SQ: It was. It was very Eagles, you know? So you hadn’t really caught up to the rest of the world at that stage that I started having my first success. And I was so not what everybody expected. I was just different. And so you just weren’t quite ready.

Everybody knew me. I had fans all over America, but the single success didn’t follow me over. That’s the difference. Then Happy Days came along, and of course I played Leather Tuscadero, and then it was nationwide television. Number one show—I’m on there doing some of my hits, playing the bass guitar, being me. So I kicked down the door as Suzi Quatro, then I kicked it down again as Leather Tuscadero, who is Suzi Quatro. So however it happened, it happened. It doesn’t make any difference to me. I mean, I sold 55 million records, so I’m not kickin’.

AVC: What was it like being on the set of Happy Days? It was reportedly a really close set with those guys, with Ron Howard and Henry Winkler.

SQ: Well, that was something I always knew I was going to do. I was always going to move ahead and spread my wings. That’s the kind of artist I am. As I say in the film, I won’t be boxed in. I got the call… I went over there and got the part. It’s going to be for three seasons. It never felt unusual for me. I just kind of slid into the job, you know? Slid into it, felt real, real natural.

I was talking to Ronnie [Howard] not that long ago on the phone. And I was curious, and I was picking his brain. And I said, “Listen, I have a question. Did it ever seem to you that I was a green actress, and I was brand new to the show?” And he said, “No. That’s the strangest thing, Suzi. It felt like you had acted your whole life, and that you’d been in the show since the beginning.”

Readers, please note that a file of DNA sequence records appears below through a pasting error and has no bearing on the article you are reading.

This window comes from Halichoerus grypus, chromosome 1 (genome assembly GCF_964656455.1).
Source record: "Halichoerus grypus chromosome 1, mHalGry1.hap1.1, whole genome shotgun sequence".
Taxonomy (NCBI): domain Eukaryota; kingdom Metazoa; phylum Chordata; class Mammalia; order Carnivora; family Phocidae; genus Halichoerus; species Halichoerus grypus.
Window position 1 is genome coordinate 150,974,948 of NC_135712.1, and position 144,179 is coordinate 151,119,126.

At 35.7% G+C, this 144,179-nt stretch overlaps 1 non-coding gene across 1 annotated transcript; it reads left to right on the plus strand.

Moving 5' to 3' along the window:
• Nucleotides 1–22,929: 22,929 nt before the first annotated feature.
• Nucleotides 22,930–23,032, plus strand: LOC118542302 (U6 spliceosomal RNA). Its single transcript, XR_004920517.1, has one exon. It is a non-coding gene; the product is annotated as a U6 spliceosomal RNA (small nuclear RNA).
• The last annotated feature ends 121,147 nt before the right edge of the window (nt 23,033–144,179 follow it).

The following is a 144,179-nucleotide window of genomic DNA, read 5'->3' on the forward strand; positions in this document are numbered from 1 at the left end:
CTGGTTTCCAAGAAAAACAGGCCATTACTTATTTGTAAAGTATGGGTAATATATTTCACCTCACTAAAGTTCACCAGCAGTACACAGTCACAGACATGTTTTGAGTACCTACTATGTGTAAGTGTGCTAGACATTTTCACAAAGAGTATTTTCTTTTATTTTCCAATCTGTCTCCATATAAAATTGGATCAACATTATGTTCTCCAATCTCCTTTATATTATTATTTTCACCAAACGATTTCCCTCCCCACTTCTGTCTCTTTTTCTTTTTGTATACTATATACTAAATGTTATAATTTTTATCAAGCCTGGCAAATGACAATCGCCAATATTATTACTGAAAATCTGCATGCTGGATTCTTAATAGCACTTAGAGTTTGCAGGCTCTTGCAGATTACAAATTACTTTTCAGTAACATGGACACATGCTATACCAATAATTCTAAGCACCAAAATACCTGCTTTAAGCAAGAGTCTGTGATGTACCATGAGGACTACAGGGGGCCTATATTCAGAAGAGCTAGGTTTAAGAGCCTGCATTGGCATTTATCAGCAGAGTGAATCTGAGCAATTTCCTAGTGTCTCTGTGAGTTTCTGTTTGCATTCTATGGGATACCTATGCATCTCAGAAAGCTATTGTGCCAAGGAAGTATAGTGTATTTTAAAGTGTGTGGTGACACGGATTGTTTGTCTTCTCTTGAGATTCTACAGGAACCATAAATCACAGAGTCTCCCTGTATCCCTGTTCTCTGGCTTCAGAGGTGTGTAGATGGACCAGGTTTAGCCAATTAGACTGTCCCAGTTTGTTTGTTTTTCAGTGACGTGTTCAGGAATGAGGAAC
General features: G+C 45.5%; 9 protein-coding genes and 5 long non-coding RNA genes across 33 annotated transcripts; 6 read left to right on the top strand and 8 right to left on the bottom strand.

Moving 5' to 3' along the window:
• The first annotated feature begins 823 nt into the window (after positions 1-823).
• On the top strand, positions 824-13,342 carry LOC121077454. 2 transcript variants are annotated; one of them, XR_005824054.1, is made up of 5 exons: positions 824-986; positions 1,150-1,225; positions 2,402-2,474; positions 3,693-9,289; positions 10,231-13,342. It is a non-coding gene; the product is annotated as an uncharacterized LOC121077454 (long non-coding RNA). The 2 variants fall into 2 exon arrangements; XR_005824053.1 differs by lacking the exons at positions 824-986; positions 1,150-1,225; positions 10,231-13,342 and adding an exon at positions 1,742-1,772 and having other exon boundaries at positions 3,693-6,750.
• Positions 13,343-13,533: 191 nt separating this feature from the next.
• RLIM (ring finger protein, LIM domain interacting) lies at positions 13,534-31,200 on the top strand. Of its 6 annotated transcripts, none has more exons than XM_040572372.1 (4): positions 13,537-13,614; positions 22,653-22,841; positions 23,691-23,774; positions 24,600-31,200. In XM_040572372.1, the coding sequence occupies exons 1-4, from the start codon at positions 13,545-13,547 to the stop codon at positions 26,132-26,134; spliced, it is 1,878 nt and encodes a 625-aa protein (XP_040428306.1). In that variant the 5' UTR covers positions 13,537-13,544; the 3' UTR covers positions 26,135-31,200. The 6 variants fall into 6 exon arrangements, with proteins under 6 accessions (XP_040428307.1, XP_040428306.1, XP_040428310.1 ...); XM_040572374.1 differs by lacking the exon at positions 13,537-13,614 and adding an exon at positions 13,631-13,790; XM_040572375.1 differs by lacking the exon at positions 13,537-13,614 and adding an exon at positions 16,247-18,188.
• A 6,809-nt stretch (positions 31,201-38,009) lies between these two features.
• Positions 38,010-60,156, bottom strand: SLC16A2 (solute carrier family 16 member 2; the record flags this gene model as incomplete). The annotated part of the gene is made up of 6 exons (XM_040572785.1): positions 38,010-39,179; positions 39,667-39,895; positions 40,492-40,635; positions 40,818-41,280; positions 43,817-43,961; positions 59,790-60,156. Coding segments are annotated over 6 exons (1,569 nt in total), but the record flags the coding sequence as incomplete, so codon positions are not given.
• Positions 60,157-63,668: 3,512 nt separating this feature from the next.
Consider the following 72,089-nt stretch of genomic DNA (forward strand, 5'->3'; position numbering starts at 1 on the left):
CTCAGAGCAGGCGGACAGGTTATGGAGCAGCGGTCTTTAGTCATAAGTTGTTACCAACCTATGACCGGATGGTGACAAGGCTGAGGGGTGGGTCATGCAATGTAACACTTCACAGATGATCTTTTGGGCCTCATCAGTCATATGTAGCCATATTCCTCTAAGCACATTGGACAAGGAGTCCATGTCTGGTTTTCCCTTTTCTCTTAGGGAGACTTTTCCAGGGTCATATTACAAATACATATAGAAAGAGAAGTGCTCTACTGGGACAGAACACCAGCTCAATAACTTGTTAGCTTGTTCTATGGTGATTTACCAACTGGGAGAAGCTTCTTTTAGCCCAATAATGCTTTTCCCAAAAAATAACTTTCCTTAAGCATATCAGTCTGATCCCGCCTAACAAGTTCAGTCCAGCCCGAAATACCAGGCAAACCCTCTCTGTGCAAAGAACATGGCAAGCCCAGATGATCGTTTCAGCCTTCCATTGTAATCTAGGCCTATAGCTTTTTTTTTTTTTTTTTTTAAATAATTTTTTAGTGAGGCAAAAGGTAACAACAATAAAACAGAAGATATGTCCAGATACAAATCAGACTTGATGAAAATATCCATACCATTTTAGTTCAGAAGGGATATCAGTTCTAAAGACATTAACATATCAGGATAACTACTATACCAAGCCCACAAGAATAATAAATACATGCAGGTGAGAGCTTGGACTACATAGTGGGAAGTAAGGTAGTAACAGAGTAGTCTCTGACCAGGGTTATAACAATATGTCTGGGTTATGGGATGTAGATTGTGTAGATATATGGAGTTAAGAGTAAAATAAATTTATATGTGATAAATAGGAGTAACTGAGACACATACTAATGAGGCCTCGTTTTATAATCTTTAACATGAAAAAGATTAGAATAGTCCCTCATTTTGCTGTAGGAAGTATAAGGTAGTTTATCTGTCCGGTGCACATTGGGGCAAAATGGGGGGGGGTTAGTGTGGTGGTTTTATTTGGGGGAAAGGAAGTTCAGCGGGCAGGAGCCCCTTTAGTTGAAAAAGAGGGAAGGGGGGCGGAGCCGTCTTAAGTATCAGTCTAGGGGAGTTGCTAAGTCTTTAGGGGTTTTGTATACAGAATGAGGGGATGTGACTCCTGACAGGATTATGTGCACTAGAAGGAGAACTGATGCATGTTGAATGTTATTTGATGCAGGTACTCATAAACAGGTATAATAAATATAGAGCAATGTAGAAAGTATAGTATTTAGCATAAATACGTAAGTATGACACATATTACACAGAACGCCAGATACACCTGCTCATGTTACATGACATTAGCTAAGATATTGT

So it’s obviously a natural thing for me. You know, it’s—not that you don’t have to work at it. Of course you do. But I am an artiste. [Laughs.] That’s my only excuse. I am an artiste, and whatever I do within this field, including poetry, writing songs, musicals, DJ, whatever, it’s quite a natural thing for me, and I go from the same instinct with all of it. And it’s to entertain and communicate.

AVC: In the documentary, you talk about your strong family structure and your parents being strict with you, how that helped you. But to have that fortitude, to be able to walk onto a stage as a teenager and command the crowd, where do you think that comes from? 

SQ: I think you’re born with it, to tell you the truth. Nobody ever, ever instructed me what to do on the stage. I had the ability to hold an audience from a very young child, and I knew it. I can’t explain it. It’s instinctive. When I go on a stage, I just know what to do.

I wish I could explain it, but I guess I’m glad I can’t, because then everybody would do it. So this is kind of like a gift that you’re born with. And a lot of people have said this. They’ve been at big shows—maybe there’s like 14,000 people, and I can touch at the back of the hall. You can feel like you’re standing on the stage with me. And I don’t know what that is. I can’t explain it, other than I have that natural entertainment gene in me.

AVC: You’ve said that Elvis is your idol, right? That’s probably something that you recognized that you both had. 

SQ: Yes, I did. And in fact, I said one time not that long ago during an interview that you never, ever rest on your laurels. Just because you killed them the night before does not mean you’re going to kill them the next night, and you always go out there ready to tame the audience, and every audience is a different animal. And I thought that I was being unique. And I happened to catch a documentary of Elvis just the other day, and he said the same thing. I just went, “What?!” That’s so funny when that happens. So yeah, I guess whatever I felt from him when I was 5-and-a-half, it was that I had that in me.